U.S. Pragmatic about Zimbabwe’s future

Washington, April 21, 2017: United States Ambassador Harry K. Thomas Jr. says the future of Zimbabwe is bright and his country will continue with the commitments it made to Zimbabwe since the country gained its independence in 1980. The U.S. diplomat was one of the panel members along with U.S. based Zimbabwean political science and development experts.  The discussion, held to celebrate Zimbabwe’s 37th independence anniversary, was live streamed on social media and VOA Africa’s websites and is available online. Below are excerpts of Ambassador Thomas Jr.’s comments during the discussion:

…On Zim’s future

“We hope the future is bright and I will highlight why the United States government thinks it is. Our commitment remains to Zimbabwe. We are building a $200 million embassy; we have 700 Zimbabweans working every day who get paid in United States dollars, $32 million each year is for Zimbabweans as salaries. We give $150 million (annually) to PEPFAR (the United States President Emergency Plan for AIDS Relief); we have reduced deaths due to HIV from 25 percent to under 12 percent in the past decade or so. And with another $150 million we are feeding 2.4 million of the 4.1 million food insecure people in Zimbabwe. So we are the largest donor, and of course we are so pleased that so many of the Zimbabweans come to the United States to study, Texas being the largest receiving State (for Zimbabwean students), but Harvard being the number one university that has produced Zimbabwean Rhodes scholars- three in the last three years. …Zimbabweans parents ensure that their children get education and some of these are represented by this panel…”

…On U.S. policy on Zimbabwe under the new administration

“I cannot answer hypotheticals. I can say that we have a new senior director for African Affairs starting at the National Security Council this week. The President has yet to appoint an Assistant Secretary for African Affairs, so we will have to wait for that person to be appointed, then see what type of policies that that person will implement for all of Africa. That said, as I said, our policies have stayed and remained the same in terms of remaining the largest donor in assistance and obviously wanting to ensure that there is free and fair elections in 2018. We join the rest of the world in that. It is still very early in the administration to ask macro or micro questions about U.S. policy.”

…On Criticism of U.S. Targeted Sanctions

“If you look at the economy; what are the challenges? There has not been proper management of agriculture. President Mugabe himself listed how many millions and billions of dollars have gone missing in mining. That wasn’t the United States who said that. That was President Mugabe. The other thing is that Zimbabwe was in arrears to IMF and the World Bank for years. They have settled with IMF not AFDB. Those things started before sanctions were imposed, because Zimbabwe stopped paying its loans when it was off in the (Democratic Republic of) Congo, (Zimbabwe) stopped paying its loans and those are facts. I’m very happy, we are not perfect at all, we make mistakes, (but) I am very happy to deal with challenges, mistakes, anything in terms of facts. But we don’t get facts, we get emotion, name-calling, refusal to accept what you have done. It’s a challenge but facts are facts. There is a lack of investment right now, but we don’t block American companies from coming to Zimbabwe. The reason why companies from all over the world are not coming is because they can’t get their money out. So if you want to have companies, whether they are Zimbabwean or American…people have to be able to make money, they have to get their money out; they do not have to be visited by the taxman if they say something that is against the government; they do not have to be harassed to contribute to events (every time) they say something against the government. You have to have an honest judiciary. It’s very simple in countries who recover economically- ease of doing business; ability to get your money; honest judiciary – those would help.”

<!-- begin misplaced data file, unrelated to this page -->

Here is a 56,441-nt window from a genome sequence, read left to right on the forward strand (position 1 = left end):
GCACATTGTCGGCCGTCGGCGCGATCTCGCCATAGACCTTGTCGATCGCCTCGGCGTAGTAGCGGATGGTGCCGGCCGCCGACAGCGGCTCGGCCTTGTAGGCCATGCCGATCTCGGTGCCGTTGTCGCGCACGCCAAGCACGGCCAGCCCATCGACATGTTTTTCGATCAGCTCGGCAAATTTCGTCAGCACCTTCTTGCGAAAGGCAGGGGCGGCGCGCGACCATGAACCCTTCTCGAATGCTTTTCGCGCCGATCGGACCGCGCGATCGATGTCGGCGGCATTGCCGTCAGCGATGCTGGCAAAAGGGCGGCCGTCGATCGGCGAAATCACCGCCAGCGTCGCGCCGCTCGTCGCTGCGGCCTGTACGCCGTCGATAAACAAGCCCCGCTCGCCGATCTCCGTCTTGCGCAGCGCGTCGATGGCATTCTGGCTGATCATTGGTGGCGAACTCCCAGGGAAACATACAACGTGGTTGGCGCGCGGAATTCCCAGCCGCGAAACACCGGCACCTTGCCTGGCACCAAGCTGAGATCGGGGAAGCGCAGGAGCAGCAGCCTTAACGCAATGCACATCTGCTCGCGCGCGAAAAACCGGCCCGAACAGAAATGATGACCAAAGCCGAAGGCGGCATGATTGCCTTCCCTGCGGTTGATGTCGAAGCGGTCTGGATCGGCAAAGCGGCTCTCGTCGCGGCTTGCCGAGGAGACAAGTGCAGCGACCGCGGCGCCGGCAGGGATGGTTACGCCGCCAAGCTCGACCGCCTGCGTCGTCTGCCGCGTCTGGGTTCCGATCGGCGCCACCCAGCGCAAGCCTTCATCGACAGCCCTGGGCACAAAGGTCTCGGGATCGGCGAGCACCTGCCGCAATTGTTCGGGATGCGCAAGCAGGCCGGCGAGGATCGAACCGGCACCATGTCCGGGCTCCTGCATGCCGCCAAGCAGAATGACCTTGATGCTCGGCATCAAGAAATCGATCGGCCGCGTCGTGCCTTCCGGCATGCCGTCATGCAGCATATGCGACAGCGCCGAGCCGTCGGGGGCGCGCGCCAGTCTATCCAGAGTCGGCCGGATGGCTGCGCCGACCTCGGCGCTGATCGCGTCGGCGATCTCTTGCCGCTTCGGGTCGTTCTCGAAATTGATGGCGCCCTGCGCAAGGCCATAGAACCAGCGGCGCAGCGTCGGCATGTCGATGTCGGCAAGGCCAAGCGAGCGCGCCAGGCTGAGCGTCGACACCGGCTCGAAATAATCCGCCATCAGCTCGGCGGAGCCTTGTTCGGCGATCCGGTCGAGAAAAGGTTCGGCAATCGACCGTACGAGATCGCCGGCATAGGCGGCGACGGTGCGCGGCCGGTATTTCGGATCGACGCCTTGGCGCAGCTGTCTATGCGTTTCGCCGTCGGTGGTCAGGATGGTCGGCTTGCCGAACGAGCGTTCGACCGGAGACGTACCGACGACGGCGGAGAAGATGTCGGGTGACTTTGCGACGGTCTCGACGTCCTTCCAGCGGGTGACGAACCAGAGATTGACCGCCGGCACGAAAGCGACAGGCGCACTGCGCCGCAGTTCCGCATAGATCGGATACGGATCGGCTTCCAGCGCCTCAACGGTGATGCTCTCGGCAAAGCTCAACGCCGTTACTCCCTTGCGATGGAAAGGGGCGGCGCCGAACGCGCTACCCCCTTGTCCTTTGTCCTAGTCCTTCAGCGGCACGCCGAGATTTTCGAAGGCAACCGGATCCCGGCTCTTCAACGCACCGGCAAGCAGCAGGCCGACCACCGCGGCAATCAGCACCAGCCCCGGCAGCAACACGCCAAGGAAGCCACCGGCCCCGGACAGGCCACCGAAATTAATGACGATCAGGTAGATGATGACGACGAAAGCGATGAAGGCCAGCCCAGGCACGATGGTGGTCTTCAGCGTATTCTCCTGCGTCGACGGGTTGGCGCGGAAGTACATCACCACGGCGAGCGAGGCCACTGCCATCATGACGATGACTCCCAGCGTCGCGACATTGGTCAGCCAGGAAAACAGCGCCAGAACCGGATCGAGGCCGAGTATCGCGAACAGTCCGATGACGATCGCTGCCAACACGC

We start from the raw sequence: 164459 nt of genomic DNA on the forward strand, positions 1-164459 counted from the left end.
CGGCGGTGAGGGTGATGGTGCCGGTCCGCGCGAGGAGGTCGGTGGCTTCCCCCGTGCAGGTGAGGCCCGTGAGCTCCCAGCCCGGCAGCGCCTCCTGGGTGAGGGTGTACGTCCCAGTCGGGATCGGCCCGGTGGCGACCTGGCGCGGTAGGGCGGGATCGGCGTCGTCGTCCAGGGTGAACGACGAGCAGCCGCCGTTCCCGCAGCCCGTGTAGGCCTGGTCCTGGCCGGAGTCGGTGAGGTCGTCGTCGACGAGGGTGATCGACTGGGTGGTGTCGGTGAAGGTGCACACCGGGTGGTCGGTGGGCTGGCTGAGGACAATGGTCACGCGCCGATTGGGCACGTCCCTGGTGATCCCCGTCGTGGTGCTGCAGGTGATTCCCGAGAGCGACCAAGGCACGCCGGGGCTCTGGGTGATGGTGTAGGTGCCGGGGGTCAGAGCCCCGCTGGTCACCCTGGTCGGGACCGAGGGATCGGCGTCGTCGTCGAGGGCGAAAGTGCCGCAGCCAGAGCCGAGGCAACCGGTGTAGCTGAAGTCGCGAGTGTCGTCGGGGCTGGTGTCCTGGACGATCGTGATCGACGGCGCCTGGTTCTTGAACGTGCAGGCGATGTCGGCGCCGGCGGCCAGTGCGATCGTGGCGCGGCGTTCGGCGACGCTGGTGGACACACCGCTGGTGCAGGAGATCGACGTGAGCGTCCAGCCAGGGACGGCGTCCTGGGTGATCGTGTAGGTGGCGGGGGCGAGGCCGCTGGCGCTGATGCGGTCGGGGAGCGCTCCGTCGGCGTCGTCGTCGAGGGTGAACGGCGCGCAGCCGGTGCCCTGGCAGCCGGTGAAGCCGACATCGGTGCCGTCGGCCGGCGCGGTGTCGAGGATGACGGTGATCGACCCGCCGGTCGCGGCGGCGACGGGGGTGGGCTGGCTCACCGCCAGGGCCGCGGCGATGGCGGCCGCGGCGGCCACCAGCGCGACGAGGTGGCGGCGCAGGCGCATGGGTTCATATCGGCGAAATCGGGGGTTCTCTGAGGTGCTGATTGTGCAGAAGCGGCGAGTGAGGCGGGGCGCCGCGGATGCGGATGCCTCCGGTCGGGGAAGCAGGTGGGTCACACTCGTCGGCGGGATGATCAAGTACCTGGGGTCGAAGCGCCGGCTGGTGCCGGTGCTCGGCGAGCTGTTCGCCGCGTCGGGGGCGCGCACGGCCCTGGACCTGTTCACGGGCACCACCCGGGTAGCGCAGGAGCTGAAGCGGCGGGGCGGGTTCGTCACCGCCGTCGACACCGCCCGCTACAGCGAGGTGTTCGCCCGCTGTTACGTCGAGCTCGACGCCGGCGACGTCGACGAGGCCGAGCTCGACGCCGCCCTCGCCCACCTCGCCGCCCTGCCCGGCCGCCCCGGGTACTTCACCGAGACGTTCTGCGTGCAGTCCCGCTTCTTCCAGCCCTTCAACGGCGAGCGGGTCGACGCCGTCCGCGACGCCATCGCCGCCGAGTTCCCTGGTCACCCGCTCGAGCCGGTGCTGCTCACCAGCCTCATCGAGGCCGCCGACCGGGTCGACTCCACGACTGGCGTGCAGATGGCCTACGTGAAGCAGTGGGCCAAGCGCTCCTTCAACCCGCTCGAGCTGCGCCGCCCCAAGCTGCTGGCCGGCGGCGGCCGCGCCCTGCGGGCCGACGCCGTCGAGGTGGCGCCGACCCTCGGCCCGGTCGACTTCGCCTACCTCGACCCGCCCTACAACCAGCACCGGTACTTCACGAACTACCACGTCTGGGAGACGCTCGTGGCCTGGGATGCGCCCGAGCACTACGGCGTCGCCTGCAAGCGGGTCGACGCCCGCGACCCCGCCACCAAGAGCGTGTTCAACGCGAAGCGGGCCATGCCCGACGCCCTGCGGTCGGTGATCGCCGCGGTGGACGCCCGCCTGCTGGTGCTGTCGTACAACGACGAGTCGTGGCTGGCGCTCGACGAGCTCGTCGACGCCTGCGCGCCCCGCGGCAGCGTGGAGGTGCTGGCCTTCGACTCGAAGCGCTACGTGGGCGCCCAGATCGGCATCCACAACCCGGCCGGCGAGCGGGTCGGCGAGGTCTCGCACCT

….What the U.S. would like to see

“The tourism industry has tremendous potential. 50,000 Americans come to Zimbabwe every year to go to Victoria Falls. We would like to see tourism expand throughout the country but that would need incredible infrastructure. You have seen what happened in countries like Cambodia where 20 or 30 years later they have been able to build and reform and every year people go to Angkor Wat. So we would like to see those things as well as agriculture, which I think personally, is a great future for Zimbabwe, a potential to be the breadbasket if irrigation schemes are put in. And property rights, you have to have property rights.”    – Zim PAS © April 21, 2017

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ZimPAS is a product of the United States Embassy Public Affairs Section. Comments and queries should be addressed to Nicole Finnemann, Deputy Public Affairs Officer, Tel. +263 4 758800/1; hararepas@state.gov Url: https://zw.usembassy.gov